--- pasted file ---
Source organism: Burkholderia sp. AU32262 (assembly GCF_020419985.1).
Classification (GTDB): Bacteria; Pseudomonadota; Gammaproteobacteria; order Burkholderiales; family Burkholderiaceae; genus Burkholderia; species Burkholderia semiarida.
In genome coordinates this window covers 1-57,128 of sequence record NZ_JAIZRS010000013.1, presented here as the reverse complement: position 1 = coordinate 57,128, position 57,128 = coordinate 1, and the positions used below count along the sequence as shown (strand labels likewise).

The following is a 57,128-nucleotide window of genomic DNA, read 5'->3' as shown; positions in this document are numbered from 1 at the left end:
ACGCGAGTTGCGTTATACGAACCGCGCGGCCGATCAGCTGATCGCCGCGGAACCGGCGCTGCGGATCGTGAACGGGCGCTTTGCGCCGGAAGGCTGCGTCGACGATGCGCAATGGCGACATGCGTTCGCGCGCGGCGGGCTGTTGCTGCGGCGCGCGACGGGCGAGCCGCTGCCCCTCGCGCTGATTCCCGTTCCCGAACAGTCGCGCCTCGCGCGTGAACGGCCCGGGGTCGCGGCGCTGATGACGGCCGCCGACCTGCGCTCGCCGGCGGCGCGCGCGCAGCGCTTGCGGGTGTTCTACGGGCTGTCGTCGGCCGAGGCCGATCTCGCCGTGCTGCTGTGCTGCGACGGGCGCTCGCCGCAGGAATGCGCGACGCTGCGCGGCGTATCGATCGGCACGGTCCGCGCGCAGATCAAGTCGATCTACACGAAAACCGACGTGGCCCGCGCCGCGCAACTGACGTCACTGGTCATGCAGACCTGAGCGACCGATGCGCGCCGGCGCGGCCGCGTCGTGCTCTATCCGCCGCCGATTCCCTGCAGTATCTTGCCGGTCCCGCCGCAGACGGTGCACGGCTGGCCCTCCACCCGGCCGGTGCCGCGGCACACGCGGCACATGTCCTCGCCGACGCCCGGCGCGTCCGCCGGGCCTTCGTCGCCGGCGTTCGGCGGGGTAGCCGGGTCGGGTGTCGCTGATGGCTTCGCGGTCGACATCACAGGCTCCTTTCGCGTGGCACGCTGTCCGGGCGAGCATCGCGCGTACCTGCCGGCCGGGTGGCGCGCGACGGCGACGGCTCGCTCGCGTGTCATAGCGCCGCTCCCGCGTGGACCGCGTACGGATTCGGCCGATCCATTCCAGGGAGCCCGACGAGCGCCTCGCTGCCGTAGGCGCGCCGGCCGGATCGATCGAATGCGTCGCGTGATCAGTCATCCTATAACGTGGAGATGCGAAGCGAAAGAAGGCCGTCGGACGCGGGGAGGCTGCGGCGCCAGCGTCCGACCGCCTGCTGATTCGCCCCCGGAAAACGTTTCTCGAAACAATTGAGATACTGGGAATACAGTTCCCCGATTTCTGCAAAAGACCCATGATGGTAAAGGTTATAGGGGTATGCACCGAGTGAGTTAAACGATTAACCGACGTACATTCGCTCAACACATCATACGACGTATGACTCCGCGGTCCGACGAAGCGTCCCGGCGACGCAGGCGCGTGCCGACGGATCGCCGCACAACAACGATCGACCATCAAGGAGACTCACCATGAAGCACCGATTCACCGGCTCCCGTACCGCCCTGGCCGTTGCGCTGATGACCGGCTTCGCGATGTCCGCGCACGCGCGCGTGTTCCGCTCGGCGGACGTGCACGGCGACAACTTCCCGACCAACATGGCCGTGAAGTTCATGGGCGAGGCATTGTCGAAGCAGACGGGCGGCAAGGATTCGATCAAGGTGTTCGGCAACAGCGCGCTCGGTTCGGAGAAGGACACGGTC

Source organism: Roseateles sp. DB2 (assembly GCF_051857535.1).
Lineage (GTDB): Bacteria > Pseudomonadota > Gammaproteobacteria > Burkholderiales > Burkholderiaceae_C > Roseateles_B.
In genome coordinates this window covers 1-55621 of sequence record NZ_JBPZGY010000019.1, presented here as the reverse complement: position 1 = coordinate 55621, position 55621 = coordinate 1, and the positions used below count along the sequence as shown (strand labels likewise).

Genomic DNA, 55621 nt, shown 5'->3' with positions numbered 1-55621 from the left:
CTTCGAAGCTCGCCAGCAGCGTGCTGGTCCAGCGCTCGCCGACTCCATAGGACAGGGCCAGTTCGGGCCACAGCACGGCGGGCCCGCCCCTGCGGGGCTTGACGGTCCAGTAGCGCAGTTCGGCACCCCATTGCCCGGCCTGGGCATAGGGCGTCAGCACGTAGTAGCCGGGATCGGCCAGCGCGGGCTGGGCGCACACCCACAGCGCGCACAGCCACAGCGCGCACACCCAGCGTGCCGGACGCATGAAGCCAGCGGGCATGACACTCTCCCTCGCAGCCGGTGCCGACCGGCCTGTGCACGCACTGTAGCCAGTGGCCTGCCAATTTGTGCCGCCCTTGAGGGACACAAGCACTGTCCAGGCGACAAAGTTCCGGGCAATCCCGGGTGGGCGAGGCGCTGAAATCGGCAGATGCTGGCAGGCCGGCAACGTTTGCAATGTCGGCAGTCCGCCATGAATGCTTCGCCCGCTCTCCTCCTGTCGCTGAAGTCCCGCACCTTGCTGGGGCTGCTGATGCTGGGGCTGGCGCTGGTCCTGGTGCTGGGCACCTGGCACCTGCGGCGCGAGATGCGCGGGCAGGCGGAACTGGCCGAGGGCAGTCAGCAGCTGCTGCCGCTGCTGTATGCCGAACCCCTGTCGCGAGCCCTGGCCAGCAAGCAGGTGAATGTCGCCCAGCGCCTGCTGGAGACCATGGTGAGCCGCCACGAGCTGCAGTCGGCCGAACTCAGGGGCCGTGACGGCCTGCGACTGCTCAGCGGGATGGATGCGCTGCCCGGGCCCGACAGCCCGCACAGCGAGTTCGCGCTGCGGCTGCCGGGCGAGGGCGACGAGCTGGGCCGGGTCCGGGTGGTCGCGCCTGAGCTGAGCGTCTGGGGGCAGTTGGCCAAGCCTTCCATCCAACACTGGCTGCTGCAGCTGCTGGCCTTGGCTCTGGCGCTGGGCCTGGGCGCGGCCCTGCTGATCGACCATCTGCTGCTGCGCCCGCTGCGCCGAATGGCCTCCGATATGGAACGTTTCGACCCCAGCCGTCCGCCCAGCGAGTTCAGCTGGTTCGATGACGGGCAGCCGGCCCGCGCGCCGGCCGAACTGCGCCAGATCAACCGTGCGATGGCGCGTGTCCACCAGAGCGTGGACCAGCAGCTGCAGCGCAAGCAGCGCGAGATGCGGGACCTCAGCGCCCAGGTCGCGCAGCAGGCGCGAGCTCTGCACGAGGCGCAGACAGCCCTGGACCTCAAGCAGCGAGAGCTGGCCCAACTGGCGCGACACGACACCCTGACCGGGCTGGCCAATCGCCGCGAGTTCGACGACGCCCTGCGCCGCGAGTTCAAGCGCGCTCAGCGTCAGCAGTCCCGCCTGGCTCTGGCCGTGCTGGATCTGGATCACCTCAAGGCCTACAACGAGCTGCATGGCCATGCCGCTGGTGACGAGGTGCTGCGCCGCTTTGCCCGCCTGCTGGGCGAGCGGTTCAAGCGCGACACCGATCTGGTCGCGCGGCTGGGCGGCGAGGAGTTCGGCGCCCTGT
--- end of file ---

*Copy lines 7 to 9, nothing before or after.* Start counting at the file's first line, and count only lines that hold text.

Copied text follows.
Lineage (GTDB): Bacteria > Pseudomonadota > Gammaproteobacteria > Burkholderiales > Burkholderiaceae_C > Roseateles_B.
In genome coordinates this window covers 1-55621 of sequence record NZ_JBPZGY010000019.1, presented here as the reverse complement: position 1 = coordinate 55621, position 55621 = coordinate 1, and the positions used below count along the sequence as shown (strand labels likewise).

Genomic DNA, 55621 nt, shown 5'->3' with positions numbered 1-55621 from the left: